Paul on Gingrich ads: "Pointing out people's positions is not negative"

GOP presidential candidate Ron Paul is in a virtual tie for second place in Iowa. The economic crisis seems to be opening voters' minds to his libertarian ideas. But, could Ron Paul be the next president? As Dean Reynolds reports, he certainly thinks so.

AMHERST, N.H. - Rep. Ron Paul, R-Texas, on Wednesday defended his hard-hitting attacks on Newt Gingrich, which include an ad in which he accuses his former House GOP colleague of "serial hypocrisy"and another in which he depicts Gingrich as a corrupt Washington insider.

"I think pointing out people's positions is not negative," Paul told reporters. "If you go after people and you distort information and it becomes personal, that could be construed as negative. But if the media won't talk about a person's record, I think the candidates have a responsibility to point out well, his position used to be this. What's wrong with that?"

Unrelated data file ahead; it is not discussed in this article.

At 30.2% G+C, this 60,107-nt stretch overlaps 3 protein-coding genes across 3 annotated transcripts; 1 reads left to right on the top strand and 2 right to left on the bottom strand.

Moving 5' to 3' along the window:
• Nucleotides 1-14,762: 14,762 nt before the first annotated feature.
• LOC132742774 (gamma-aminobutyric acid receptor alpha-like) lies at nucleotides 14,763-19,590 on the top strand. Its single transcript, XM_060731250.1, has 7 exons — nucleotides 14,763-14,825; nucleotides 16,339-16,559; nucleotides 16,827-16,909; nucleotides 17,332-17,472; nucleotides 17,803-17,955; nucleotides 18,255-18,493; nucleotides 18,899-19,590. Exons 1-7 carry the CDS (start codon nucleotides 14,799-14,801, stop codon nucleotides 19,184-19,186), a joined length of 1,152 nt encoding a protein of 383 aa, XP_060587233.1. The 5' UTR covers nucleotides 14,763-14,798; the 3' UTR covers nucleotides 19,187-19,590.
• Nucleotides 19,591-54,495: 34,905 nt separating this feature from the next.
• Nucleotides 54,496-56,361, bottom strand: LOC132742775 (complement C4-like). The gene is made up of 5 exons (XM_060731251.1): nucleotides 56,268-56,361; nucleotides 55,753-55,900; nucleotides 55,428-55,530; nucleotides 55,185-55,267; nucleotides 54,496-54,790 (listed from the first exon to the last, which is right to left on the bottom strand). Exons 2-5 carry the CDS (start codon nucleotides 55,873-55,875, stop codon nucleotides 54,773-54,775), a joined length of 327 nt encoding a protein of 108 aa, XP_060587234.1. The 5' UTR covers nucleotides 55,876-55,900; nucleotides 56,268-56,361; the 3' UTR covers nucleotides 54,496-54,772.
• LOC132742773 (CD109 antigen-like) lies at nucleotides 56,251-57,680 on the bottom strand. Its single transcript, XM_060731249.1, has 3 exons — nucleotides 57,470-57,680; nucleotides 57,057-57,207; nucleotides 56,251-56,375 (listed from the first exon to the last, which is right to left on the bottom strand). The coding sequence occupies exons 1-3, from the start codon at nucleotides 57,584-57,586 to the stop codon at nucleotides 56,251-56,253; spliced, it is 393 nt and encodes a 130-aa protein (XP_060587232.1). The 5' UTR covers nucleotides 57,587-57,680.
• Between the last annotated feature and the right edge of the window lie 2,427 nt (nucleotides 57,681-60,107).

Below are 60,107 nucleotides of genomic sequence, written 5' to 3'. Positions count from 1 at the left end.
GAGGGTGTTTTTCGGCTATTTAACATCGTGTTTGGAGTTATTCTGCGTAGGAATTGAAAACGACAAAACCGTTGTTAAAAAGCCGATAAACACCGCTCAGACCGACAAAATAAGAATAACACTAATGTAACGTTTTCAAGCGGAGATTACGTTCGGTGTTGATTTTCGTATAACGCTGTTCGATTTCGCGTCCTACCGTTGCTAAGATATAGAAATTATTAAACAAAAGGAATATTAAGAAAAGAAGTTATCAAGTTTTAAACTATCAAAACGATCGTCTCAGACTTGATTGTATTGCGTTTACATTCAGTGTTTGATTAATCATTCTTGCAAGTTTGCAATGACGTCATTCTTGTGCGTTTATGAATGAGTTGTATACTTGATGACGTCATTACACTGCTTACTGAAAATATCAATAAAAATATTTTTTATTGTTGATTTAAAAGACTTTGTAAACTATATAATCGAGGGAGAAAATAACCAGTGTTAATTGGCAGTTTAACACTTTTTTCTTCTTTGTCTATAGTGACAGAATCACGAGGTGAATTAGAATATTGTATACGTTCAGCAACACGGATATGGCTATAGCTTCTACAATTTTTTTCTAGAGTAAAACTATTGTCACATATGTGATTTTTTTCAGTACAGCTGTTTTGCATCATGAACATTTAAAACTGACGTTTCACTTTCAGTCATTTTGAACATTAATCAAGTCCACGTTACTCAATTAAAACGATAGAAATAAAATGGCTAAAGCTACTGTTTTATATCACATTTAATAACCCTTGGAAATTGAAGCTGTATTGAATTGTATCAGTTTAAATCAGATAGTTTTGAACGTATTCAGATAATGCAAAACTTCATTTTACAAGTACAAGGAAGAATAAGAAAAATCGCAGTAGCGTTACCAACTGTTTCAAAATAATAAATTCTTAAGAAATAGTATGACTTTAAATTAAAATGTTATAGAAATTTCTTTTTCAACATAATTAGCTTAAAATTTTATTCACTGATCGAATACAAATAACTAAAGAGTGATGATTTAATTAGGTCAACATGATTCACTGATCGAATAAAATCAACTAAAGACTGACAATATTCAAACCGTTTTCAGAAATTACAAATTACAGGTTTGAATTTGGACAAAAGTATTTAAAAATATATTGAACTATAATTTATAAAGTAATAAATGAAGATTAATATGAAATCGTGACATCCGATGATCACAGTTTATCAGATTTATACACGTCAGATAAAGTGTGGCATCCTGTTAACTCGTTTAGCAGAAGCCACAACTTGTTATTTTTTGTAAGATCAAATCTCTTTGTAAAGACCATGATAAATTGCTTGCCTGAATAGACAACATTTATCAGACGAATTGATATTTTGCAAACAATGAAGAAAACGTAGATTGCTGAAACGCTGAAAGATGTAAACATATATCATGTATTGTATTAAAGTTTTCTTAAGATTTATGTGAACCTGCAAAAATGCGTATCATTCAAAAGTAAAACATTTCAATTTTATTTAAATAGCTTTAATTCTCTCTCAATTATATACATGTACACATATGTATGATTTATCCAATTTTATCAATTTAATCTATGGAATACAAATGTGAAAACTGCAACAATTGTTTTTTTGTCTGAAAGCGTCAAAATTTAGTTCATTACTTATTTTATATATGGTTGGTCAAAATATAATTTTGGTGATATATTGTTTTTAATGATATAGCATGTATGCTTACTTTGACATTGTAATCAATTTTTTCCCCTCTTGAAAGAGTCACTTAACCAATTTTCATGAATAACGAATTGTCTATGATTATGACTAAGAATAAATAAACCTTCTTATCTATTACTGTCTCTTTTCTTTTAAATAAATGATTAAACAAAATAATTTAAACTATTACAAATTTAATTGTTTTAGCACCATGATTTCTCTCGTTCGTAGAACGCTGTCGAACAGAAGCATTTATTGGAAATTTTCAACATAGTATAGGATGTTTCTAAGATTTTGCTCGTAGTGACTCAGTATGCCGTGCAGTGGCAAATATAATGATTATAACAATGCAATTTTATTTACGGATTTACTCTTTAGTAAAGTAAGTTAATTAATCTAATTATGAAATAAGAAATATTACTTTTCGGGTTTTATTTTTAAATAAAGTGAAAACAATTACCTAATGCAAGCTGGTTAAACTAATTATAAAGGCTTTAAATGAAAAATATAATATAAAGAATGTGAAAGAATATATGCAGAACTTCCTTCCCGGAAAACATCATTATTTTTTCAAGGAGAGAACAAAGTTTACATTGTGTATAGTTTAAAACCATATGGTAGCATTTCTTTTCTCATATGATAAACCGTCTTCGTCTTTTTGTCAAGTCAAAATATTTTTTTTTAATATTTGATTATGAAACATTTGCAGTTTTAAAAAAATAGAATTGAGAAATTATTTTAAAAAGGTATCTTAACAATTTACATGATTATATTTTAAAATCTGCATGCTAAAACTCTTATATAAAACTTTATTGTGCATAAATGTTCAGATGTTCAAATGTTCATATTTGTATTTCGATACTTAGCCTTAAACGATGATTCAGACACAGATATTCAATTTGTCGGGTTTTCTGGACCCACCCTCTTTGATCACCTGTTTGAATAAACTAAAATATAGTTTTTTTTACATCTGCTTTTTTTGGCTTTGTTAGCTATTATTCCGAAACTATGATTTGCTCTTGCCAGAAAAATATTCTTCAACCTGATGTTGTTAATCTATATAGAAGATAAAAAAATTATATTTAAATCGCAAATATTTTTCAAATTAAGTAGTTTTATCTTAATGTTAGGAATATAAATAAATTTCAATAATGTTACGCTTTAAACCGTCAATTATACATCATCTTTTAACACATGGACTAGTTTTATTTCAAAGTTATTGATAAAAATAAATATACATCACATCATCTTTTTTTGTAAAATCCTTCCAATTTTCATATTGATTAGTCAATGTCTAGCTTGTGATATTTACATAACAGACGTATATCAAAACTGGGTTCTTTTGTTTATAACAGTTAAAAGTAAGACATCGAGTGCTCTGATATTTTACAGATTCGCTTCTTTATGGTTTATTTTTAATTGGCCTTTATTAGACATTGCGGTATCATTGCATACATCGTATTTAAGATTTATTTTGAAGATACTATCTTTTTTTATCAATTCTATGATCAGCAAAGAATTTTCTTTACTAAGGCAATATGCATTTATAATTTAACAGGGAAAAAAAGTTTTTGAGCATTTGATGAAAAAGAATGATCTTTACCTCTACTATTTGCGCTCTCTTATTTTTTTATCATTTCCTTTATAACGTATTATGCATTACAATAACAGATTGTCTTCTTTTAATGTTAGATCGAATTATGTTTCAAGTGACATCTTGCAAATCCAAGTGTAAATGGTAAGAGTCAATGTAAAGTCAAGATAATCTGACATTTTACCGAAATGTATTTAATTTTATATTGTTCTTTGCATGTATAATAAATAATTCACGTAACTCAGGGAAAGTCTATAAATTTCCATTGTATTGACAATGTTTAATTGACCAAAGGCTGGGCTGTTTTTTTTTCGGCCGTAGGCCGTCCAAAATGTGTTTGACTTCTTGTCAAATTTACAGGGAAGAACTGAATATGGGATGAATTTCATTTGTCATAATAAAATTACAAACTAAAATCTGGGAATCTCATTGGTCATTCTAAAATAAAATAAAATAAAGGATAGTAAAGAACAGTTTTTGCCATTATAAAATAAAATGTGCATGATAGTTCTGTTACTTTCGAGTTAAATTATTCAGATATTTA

Paul has seen his political stock rise in Iowa, where some polls have shown him in second place behind Gingrich. Paul said such numbers are evidence that his campaign is peaking at the right time.

"A lot of the candidates so far have come and go, you know, they'd shoot to the top and then they'd drop back rather rapidly," he said. "Ours has never been that way; ours has been very, very steady growth. And this last week or two there was a sudden extra growth, and the one thing that's characteristic of our campaign is when people join our campaign, they rarely leave. They're real solid, determined supporters."

Paul gets substantial media attention, including a scheduled Friday appearance on "The Tonight Show With Jay Leno." And he has continued to bring in funds due to his supporters' periodic "money bombs," including one scheduled for Friday.

"I have a special advantage there," he said of such fundraising events. "And it'll hold up - right now there's a lot of excitement about fundraising."

Full CBS News coverage: Ron Paul

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